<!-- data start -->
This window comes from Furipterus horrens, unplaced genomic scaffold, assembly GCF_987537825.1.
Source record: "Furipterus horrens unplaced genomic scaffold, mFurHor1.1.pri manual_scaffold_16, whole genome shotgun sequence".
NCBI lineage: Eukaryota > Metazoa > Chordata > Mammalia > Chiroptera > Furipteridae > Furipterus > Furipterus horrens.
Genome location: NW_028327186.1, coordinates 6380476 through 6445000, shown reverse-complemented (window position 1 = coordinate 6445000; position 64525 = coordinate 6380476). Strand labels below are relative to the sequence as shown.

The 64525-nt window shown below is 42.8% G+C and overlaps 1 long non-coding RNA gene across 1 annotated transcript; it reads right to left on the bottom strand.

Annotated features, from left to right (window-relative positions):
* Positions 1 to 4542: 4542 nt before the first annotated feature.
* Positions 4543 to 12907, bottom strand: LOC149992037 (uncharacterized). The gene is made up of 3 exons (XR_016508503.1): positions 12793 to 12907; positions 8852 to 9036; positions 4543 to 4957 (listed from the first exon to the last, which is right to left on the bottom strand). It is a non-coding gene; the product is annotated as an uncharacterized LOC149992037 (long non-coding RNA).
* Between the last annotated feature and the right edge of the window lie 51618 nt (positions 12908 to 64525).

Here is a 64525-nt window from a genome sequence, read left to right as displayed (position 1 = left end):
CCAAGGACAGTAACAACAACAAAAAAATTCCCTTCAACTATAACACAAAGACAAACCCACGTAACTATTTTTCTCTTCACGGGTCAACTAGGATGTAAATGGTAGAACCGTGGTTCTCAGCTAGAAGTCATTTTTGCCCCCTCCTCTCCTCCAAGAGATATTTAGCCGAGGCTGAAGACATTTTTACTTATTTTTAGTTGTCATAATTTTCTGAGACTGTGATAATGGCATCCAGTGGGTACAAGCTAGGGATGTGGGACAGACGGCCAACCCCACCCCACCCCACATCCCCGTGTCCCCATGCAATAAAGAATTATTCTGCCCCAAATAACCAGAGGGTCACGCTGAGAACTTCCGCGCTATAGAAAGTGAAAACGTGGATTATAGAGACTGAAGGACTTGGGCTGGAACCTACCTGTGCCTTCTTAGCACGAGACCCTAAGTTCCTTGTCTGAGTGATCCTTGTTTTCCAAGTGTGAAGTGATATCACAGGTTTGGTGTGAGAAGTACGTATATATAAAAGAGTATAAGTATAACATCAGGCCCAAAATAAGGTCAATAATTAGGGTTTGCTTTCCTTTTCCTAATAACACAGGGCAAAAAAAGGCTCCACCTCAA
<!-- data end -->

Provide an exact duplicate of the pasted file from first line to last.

This window comes from Furipterus horrens, unplaced genomic scaffold, assembly GCF_987537825.1.
Source record: "Furipterus horrens unplaced genomic scaffold, mFurHor1.1.pri manual_scaffold_16, whole genome shotgun sequence".
NCBI lineage: Eukaryota > Metazoa > Chordata > Mammalia > Chiroptera > Furipteridae > Furipterus > Furipterus horrens.
Genome location: NW_028327186.1, coordinates 6380476 through 6445000, shown reverse-complemented (window position 1 = coordinate 6445000; position 64525 = coordinate 6380476). Strand labels below are relative to the sequence as shown.

The 64525-nt window shown below is 42.8% G+C and overlaps 1 long non-coding RNA gene across 1 annotated transcript; it reads right to left on the bottom strand.

Annotated features, from left to right (window-relative positions):
* Positions 1 to 4542: 4542 nt before the first annotated feature.
* Positions 4543 to 12907, bottom strand: LOC149992037 (uncharacterized). The gene is made up of 3 exons (XR_016508503.1): positions 12793 to 12907; positions 8852 to 9036; positions 4543 to 4957 (listed from the first exon to the last, which is right to left on the bottom strand). It is a non-coding gene; the product is annotated as an uncharacterized LOC149992037 (long non-coding RNA).
* Between the last annotated feature and the right edge of the window lie 51618 nt (positions 12908 to 64525).

Here is a 64525-nt window from a genome sequence, read left to right as displayed (position 1 = left end):
CCAAGGACAGTAACAACAACAAAAAAATTCCCTTCAACTATAACACAAAGACAAACCCACGTAACTATTTTTCTCTTCACGGGTCAACTAGGATGTAAATGGTAGAACCGTGGTTCTCAGCTAGAAGTCATTTTTGCCCCCTCCTCTCCTCCAAGAGATATTTAGCCGAGGCTGAAGACATTTTTACTTATTTTTAGTTGTCATAATTTTCTGAGACTGTGATAATGGCATCCAGTGGGTACAAGCTAGGGATGTGGGACAGACGGCCAACCCCACCCCACCCCACATCCCCGTGTCCCCATGCAATAAAGAATTATTCTGCCCCAAATAACCAGAGGGTCACGCTGAGAACTTCCGCGCTATAGAAAGTGAAAACGTGGATTATAGAGACTGAAGGACTTGGGCTGGAACCTACCTGTGCCTTCTTAGCACGAGACCCTAAGTTCCTTGTCTGAGTGATCCTTGTTTTCCAAGTGTGAAGTGATATCACAGGTTTGGTGTGAGAAGTACGTATATATAAAAGAGTATAAGTATAACATCAGGCCCAAAATAAGGTCAATAATTAGGGTTTGCTTTCCTTTTCCTAATAACACAGGGCAAAAAAAGGCTCCACCTCAA